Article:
Once the most popular beer in the British Isles, the English mild fell dramatically out of favour in the 1960s, but its fortunes are on the rise again.
As recent as the 1960s “a pint of mild” would have been one of the most popular requests at bars up and down Britain, but a catastrophic plunge in popularity saw the beer almost disappear from pumps completely. Following decades of near extinction, mild is now enjoying a modest revival thanks to the enthusiasm and historical reverence shown to old beer styles by the UK’s thriving new microbrewery culture. But why is it such a mild-mannered beer has provoked such strongly conflicting emotions over the years?
Mild in Character but not Strength
Although you will find numerous variations in terms of colour and flavours amongst the reported 200 milds being brewed today, traditionally mild is a sweet, malty and refreshing beverage that is dark in colour but light in body and hoppiness. As a relatively low alcohol beer of typically between 3 and 3.6 per cent by volume, many to assume that mild is so named because it is mild in both strength and character, but traditionally it was anything but mild in potency. During its heyday in 19th century the gravity of mild varied from between 1.055 to 1.072 (around 5.5% to 7%).
Rather than strength, the term mild was in fact originally coined to distinguish young, easy-going ‘unaged’ beer from the ‘stale’ aged beer, with its hoppy bitterness, that was dominant when mild first made an appearance. The name mild derives from the Old English ‘milde’ meaning young or immature.
Beer for the Industrial Age
Its growth in popularity coincided with the rise of the industrial revolution in the 19th century – and for good reason. After whole days spent toiling in oppressive and crowded factories, workers didn’t want the bitter and roasted flavours of the porters and stouts that were prevalent at the time but rather a refreshing beverage to ease their aching minds and bodies. What’s more, feeling drained, they wanted a beer with unfermented sugars to replace the lost energy.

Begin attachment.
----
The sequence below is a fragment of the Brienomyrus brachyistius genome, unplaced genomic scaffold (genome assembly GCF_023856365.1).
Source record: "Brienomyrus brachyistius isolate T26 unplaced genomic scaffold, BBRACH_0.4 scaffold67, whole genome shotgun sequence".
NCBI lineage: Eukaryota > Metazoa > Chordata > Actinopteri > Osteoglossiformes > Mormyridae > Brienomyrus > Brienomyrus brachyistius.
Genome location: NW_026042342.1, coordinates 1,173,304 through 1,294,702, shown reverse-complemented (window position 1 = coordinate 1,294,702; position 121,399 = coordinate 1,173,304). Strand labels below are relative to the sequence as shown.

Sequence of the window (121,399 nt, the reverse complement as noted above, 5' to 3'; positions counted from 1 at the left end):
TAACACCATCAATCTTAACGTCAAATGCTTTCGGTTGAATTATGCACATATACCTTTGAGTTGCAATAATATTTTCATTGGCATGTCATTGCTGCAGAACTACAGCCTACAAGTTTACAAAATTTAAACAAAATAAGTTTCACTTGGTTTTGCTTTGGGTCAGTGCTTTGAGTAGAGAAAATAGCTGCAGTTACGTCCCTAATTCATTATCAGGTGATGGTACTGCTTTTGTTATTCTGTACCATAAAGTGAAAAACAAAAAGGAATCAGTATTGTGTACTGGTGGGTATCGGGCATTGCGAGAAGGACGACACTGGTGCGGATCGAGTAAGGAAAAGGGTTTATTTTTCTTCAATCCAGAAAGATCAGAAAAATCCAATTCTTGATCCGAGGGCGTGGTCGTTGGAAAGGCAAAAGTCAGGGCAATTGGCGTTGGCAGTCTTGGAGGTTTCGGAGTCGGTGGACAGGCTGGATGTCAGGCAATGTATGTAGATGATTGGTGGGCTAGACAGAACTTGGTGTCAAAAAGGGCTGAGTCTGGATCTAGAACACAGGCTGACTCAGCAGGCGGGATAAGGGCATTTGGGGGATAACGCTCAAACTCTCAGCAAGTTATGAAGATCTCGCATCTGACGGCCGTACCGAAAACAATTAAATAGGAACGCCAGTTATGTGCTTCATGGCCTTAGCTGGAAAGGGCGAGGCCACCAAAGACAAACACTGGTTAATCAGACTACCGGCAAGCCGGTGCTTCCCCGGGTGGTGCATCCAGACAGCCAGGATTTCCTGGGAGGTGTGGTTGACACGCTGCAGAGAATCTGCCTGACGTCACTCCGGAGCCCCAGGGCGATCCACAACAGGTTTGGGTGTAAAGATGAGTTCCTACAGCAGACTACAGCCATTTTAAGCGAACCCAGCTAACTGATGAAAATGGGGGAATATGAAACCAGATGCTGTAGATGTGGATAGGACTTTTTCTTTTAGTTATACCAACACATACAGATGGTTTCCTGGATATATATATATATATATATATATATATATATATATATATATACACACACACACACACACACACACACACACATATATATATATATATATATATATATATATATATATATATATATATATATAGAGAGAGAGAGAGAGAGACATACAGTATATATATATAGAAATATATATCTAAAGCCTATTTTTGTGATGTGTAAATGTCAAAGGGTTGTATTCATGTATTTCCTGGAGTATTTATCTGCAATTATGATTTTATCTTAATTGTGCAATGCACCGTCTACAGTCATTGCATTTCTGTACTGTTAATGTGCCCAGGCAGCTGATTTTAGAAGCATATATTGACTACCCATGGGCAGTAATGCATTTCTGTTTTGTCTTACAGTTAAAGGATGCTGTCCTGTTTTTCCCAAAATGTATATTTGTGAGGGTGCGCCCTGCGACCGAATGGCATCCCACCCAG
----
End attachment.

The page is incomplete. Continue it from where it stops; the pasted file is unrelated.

Brewers proved only too happy to cater to their needs by producing mild because, unlike porter and stout, it was quick and cheap to produce and consequently highly profitable. Pale ale may be cited as Britain’s great beer of the 19th century but as a comparatively expensive drink it was favoured by the more well off middles classes. Cheap mild, on the other hand, was the beer of the working man.
Baby Boomers and Industrial Decline
But as a beer that catered so specifically to the needs of the worker of the industrial age it was perhaps not surprising that its popularity would start to dwindle as the nation’s industries began to crumble in the second half of the 20th century.
Compounding this was the baby boomer era that followed World War 2, which introduced a whole new generation that consciously broke with the past, rejecting traditional values and carving out their own distinct social and cultural identities. By the 1960s, when the baby boomers started hitting the pubs and pub-going was being rebranded as a more modern, upmarket and inclusive pursuit in an attempt offset brewing industry decline, mild typified the staid old world of dingy male domains filled with old men in flat caps, and as such the beer became deeply unfashionable.
It didn’t help that mild had by that time evolved into a beer that was mild in strength as well as character. Draconian measures imposed on the brewing industry during the First World War saw mild, the biggest selling beer, suffering a huge cut in gravity due to breweries having to limit the average OG of their beer to 1.030.
A Mild Return
Although it suffered a catastrophic blow in popularity mild didn’t die out altogether. It managed to maintain a low profile in its traditional heartlands: the industrial hubs of the Black Country, the North-west and south Wales.
It also survived by assuming different identities. Reluctant to cease production of their quality products merely due to passing trends, some brewers took the less rash measure of just rebranding their mild beers. Bank’s staved off unfashionable associations by renaming their mild ‘Original’ and AK light mild was rebranded as a traditional bitter – albeit misleadingly.
Today, brewers have started reverting back to calling rebranded milds by their original name. This is a sure sign that mild’s long period out in the cold is at an end and drinkers are once again happy to order “a pint of mild”.